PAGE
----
And, uh… there you have it.
Hey, what happened to her lack of clothes?
DEVELOPER: Kogado and ASCII (port by Sega)
RELEASE DATE: 10/18/87 – (JP)
1988 – (US, EU)
In the Book of Historical Documents Pertaining to Video Games of the Role-Playing Genre, Miracle Warriors has been rightfully regarded as a mere footnote. The footnote states that the game was released slightly prior to Phantasy Star, and thus, may be the first Japanese RPG to grace American shores. Phantasy Star came later in ’88, Dragon Quest/Warrior was ’89, Final Fantasy, ’90. This makes sense, and yet, there’s no hard proof, meaning that this one unique piece of information about Miracle Warriors might be a lie. And without that historical tidbit, the game has nothing, and a lot of it.
Early JRPGs are tedious, cumbersome, given to grinding. Miracle Warriors is no different, except that it reigns as the head glutton of its genre’s tendencies. Rather than allowing you to control your protagonist directly, you control them via a white square on the upper right hand corner of the screen. This corner contains your protagonist, as represented by the white square, and a small sliver of the map which you can move around at your leisure. What occupies the majority of the screen? A picture of your heroes looking triumphantly at you. Yes, two-thirds of the screen is occupied by majestic warrior posing, nothing more. Now, if I were brimming with positivity, I might say that the interface is “unique” and “original.” Certainly, it’s never been done before – and that’s the most I can give it. Maneuvering a box around a fraction of the world map – which is large – only takes a couple minutes to become unbearably frustrating. The frustration is then compounded by the clunkiness of the movement. I usually had to press the D-pad two or three times before the protagonist square would move in that direction, and this happened all the time.
Well, we’re off to a good start.
Once you’ve digested Miracle Warriors creative liberties, you’re forced to confront the battle system. The system itself is straightforward: you and a monster exchange hits in first-person, back and forth. It’s smooth, seamless, and it takes about a thousand battles to get anywhere. You see, in the beginning of the game, your hero is incredibly weak. To beef him up, you buy armor, swords, the standard hero material. You have to kill enemies to get the gold to buy the goods, but enemies are so powerful in the beginning that you have to heal in towns within about two fights. The price to heal your warrior, however, is ridiculously high, and unless you fight an Evil Merchant who carries tons of ill-gotten money on him, you’ll be using most of your money on health, not shields and swords. Weapons deteriorate over time, as well, so you’ll need to return to towns to get them fixed – unless you have a blacksmith in your party and then he’ll fix them for free. But… really? Is my journey not difficult enough without this additional serving of nonsense?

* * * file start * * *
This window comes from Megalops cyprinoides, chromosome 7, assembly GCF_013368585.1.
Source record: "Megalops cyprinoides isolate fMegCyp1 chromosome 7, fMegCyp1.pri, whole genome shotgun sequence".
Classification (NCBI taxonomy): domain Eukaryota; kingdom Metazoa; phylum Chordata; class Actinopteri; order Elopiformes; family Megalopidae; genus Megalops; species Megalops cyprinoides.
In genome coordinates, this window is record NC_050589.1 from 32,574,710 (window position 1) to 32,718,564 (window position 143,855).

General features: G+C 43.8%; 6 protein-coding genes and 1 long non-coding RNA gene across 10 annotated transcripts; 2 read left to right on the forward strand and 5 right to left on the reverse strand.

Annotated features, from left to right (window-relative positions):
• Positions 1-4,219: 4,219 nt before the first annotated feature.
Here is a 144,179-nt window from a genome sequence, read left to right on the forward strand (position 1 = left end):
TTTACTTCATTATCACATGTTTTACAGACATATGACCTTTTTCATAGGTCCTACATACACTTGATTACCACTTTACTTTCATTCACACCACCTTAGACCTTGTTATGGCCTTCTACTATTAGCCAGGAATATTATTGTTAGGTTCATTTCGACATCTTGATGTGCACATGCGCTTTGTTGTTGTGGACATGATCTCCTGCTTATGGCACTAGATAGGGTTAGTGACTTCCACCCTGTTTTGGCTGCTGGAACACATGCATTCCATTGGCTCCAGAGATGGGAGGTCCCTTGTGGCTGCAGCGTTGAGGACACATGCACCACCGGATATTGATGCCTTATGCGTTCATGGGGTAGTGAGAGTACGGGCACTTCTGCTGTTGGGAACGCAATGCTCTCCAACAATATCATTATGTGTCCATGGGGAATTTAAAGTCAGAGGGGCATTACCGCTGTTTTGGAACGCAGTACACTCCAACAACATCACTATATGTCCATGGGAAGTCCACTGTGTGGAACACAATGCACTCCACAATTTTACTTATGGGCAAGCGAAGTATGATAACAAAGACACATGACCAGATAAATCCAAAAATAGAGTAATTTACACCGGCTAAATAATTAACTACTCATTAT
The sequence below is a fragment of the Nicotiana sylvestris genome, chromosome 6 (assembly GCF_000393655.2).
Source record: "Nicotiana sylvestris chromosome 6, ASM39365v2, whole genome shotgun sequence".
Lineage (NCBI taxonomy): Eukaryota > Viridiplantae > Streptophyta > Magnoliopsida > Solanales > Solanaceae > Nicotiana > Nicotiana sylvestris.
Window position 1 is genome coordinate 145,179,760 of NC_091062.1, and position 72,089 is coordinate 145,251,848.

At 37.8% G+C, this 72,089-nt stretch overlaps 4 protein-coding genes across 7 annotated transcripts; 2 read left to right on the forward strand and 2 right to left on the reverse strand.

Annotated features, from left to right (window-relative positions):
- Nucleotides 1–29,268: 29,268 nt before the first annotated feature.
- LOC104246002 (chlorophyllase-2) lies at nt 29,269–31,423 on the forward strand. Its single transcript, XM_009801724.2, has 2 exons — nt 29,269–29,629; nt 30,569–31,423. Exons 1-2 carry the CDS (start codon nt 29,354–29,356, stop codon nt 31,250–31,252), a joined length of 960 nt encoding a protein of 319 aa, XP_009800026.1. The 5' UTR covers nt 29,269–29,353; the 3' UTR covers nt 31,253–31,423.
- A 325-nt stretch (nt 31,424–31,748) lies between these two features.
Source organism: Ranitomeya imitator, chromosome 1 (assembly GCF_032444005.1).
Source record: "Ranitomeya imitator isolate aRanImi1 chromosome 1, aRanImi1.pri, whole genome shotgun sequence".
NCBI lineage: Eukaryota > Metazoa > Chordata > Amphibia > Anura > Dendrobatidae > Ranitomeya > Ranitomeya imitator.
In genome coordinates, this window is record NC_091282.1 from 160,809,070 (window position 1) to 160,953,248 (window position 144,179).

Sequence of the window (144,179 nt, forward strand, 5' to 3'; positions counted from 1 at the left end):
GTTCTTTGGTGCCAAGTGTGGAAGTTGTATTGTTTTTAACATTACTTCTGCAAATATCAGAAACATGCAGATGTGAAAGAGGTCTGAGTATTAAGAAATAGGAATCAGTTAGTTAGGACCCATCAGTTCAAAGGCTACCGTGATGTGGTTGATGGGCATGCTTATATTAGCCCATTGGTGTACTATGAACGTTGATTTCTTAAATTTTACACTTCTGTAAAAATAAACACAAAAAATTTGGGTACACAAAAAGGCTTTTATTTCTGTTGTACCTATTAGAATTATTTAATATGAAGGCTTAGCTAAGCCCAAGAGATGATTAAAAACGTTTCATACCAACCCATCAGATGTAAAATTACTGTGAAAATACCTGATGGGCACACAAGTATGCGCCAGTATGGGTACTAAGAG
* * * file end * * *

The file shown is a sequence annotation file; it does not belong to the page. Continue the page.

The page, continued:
I just used all my coppers on health and herbs!
What all this means is, the amount of grinding needed to get anywhere in this game is on an unprecedented scale. I’ve played – and enjoyed – Dragon Quest, Final Fantasy, and Phantasy Star, all of which were released within a similar time frame and are fairly grindy. Miracle Warriors beats them all. If you let yourself, you could spend hours upon hours and make very little progress. If you’re in third grade in 1987 and this is your first RPG, that might sound thrilling, but outside of that snapshot in time, I think it’s fair to say that most people – even at the time – would want nothing to do with that. One might think the grinding would let up with additional people in your party. Absolutely not. Even if there’s more than one person in your party, the second/third/fourth persons can’t attack on the same turn. Only one person can attack a monster per turn, despite the amount of people you have. Now, you can switch between characters on different turns, but that’s it. Does this force you to be more strategic? Sure. Is it a waste of good party members? No question.
That’s pathway robbery, I won’t pay it.
The in-game movement and the non-stop grinding drag Miracle Warriors down to the realm of the Dark Lord, but the game does have two redeeming factors. The music is as beautiful and evocative as I’ve heard from an early JRPG and one of the main reasons to continue wandering the game’s world, step by slow, pointless step. Also, the grid map included with the original game is incredibly well-crafted and made me wish that exploring the land was as fun as looking at the map. Sega obviously did what they could to make the game inviting for adventure lovers, but you can’t cover a pile of manure in a designer dress and fool people into thinking it’s gorgeous and fashionable. The music and the map are nice, but they’re trickery just the same.
It is a really nice map, though.
All of the ingredients needed to make a working RPG are in Miracle Warriors – lots of battles, characters that speak ye olde English, large world to explore, half-naked demon things – but none of the elements ever click into place. The movement-by-square system thankfully died with this game, and the ever-present battles are a reminder that, despite the depressing gaming landscape we find ourselves in today, certain genres have evolved for the better. At best, Miracle Warriors feels like a never-ending slog, and at worst, I feel like I should be forced to take anger management courses for the amount of rage the game conjures in me. A footnote it was, a blemish it shall remain.